More Object Oriented

Some time back I went back over a textbook I had from my Object Oriented Analysis and Design class. The book was authored by Grady Booch. The title of the book was Object-Oriented Analysis and Design with Applications. I have covered some ideas from this book in previous blog posts. This time I want to finish up some topics I read in the book.

A very popular term within the OO world is polymorphism. This means one name with many implementations. In other words, you have multiple related classes with the same function name. Then depending on the object upon which you are calling the method, you will get the right implementation executed.

There is another scenario where you have the same function name, but multiple implementations. This is where you have multiple functions within the same class that have the same name. However they are differentiated by the number and/or types of parameters that are passed in to the function. The official name for this behavior is overloading.

Another key idea in OO is that of aggregation. This is a big word to say that one object has another object or item as part of it. A synonym for this idea is containment. There are some lesser used OO topics that Booch mentions. One of them is that of a meta class, where the instances of the class are classes themselves. That does not sound familiar from my experience.

Some techniques for performing object oriented analysis and design are use cases and CRC cards. I have only hear about but never participated in CRC card analysis. Apparently you get together in a room and write down things on physical cards. I have done a lot of use case work in the past. However these days we skip that during out analysis phase. So do our requirements people.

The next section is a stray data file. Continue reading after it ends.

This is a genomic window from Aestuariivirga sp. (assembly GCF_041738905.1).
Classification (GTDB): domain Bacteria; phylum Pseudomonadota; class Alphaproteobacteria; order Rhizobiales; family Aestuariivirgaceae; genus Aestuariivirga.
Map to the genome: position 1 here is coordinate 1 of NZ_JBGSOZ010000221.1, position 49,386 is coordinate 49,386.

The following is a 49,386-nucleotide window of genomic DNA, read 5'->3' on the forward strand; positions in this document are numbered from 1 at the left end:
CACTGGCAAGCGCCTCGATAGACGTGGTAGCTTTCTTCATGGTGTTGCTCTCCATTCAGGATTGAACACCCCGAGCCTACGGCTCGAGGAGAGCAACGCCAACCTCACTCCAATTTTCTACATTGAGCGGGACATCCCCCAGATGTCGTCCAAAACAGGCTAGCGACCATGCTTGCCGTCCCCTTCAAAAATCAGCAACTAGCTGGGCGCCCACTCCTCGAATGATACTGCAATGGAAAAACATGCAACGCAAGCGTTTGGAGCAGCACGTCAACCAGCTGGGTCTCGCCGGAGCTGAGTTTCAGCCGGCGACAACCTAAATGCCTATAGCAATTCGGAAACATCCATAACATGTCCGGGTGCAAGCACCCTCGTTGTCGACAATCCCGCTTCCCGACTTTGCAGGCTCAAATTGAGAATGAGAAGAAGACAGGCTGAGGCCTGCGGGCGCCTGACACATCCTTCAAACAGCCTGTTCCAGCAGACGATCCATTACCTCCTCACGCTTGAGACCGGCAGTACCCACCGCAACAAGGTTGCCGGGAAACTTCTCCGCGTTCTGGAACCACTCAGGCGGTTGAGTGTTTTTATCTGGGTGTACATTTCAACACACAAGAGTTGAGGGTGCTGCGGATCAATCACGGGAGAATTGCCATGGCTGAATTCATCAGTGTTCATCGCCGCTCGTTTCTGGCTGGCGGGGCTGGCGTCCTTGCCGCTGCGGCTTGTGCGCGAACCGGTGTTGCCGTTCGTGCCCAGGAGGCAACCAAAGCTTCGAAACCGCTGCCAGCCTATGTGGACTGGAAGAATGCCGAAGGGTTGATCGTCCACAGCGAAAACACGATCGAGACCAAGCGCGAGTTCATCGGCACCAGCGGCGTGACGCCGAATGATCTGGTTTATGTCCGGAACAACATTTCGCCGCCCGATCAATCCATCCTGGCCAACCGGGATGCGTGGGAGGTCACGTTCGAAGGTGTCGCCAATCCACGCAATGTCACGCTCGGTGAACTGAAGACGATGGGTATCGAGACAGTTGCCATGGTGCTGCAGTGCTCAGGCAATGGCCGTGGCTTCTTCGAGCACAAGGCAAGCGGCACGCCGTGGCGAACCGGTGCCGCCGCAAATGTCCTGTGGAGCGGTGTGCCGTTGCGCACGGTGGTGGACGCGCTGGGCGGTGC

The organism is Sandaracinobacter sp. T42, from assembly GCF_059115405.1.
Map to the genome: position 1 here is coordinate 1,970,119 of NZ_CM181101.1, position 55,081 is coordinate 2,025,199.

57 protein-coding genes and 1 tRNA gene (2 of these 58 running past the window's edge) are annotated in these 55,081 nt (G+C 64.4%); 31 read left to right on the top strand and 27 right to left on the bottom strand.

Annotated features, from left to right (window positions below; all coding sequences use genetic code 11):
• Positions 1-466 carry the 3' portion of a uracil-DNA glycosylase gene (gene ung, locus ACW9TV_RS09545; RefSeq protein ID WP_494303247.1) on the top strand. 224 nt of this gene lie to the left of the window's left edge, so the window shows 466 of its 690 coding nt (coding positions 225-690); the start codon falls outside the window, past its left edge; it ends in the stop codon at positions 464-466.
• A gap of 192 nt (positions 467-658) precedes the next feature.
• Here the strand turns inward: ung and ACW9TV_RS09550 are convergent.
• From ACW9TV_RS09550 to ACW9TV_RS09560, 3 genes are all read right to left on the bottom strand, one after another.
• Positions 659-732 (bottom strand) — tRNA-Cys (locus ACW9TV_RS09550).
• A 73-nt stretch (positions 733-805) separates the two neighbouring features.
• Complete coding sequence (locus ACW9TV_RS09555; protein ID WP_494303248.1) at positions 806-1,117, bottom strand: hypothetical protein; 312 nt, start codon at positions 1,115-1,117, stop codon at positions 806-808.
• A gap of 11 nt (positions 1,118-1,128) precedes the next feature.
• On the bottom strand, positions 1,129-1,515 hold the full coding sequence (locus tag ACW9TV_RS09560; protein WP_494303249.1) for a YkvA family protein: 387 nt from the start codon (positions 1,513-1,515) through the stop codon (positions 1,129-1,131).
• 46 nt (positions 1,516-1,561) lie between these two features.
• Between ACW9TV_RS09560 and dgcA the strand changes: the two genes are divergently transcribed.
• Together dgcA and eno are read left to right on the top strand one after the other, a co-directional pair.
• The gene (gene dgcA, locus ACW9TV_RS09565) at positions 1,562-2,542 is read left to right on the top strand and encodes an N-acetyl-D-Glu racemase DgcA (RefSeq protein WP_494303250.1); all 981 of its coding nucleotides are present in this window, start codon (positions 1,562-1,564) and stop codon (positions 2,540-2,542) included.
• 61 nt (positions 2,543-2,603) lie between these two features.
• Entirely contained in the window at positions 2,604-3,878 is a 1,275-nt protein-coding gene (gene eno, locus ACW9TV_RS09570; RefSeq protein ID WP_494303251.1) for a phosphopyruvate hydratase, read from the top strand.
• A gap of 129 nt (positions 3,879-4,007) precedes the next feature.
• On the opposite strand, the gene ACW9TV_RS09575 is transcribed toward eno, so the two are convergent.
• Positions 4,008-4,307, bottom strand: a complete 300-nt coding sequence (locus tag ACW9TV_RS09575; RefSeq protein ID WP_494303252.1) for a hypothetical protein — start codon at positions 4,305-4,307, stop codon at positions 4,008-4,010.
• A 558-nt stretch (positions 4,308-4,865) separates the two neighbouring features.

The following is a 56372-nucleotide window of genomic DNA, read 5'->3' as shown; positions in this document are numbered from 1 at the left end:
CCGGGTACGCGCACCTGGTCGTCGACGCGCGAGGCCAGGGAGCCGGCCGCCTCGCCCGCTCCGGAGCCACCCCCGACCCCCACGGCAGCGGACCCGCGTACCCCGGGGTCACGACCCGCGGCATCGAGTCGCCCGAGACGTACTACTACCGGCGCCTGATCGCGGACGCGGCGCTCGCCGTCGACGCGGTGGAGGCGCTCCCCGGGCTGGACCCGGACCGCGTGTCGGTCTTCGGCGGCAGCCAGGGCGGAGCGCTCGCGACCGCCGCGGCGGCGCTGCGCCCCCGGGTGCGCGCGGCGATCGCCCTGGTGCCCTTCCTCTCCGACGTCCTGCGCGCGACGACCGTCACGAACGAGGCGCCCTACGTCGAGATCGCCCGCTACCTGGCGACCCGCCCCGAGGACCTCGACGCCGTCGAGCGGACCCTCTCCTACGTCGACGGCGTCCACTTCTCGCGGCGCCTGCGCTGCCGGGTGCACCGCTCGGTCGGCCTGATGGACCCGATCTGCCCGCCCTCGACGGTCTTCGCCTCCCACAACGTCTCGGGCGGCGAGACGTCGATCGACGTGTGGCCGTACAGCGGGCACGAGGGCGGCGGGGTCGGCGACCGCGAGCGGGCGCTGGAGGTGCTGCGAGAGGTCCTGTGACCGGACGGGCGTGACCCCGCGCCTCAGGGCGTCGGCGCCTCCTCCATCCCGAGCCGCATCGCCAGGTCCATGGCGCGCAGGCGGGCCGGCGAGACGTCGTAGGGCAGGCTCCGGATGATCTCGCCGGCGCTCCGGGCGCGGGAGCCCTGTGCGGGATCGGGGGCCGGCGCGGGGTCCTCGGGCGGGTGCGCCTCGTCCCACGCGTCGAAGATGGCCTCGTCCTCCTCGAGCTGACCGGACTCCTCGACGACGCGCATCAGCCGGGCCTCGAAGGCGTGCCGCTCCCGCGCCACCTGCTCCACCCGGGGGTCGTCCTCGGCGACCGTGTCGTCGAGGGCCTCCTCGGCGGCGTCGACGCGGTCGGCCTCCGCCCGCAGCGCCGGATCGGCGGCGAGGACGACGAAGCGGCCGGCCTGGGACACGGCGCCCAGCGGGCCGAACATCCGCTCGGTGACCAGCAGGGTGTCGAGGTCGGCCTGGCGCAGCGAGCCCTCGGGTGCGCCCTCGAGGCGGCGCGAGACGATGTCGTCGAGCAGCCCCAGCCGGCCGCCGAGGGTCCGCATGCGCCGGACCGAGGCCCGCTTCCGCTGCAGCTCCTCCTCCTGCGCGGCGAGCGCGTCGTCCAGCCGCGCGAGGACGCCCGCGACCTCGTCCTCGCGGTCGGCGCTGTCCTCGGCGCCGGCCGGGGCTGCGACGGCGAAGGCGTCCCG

Finally I read up on parametrized classes. These are classes whose behavior depends on parameters passed to the class. In C++, this idea is implemented as templates. I do have a little experience with templates in general. However I believe I want to beef up that experience.

Object Oriented

Some time ago I reread an Object Oriented Analysis and Design book by Grady Booch. It brought back a lot of memories from my first college class on OOA. So I thought I would talk about some more main topics from this book.

As far as programming languages go, the two ends of the spectrum are static binding and late binding. Most languages may one or the other. However a language may fall between the two extremes. Static binding is where variable types are fixed at compile time. It is also called early binding.

Dynamic binding is where variable types are not all known at compile type. This is also known as late binding. Having just completed an introductory class on Java, I now know that Java is a language with dynamic binding.

Why do object oriented modeling anyway? In theory, it encourages reuse of design. It also allows you to build upon components which are already tested and known good. Furthermore, some of the object oriented outlook feels nature to people. Evangelists say that Object Oriented Programming gives you great power. I am not so sure about that claim.

Let’s wrap up by defining some important terms in OOA. State is the properties of objects, along with the current value of those properties. A class defines a common structure and behavior for objects. And cardinality refers to the numeric relationship between classes. For example, a car has four wheels.

Next time I will go into big topics such as polymorphism and aggregation. Again this all seems very relevant as I just learn Java, which is an object oriented language.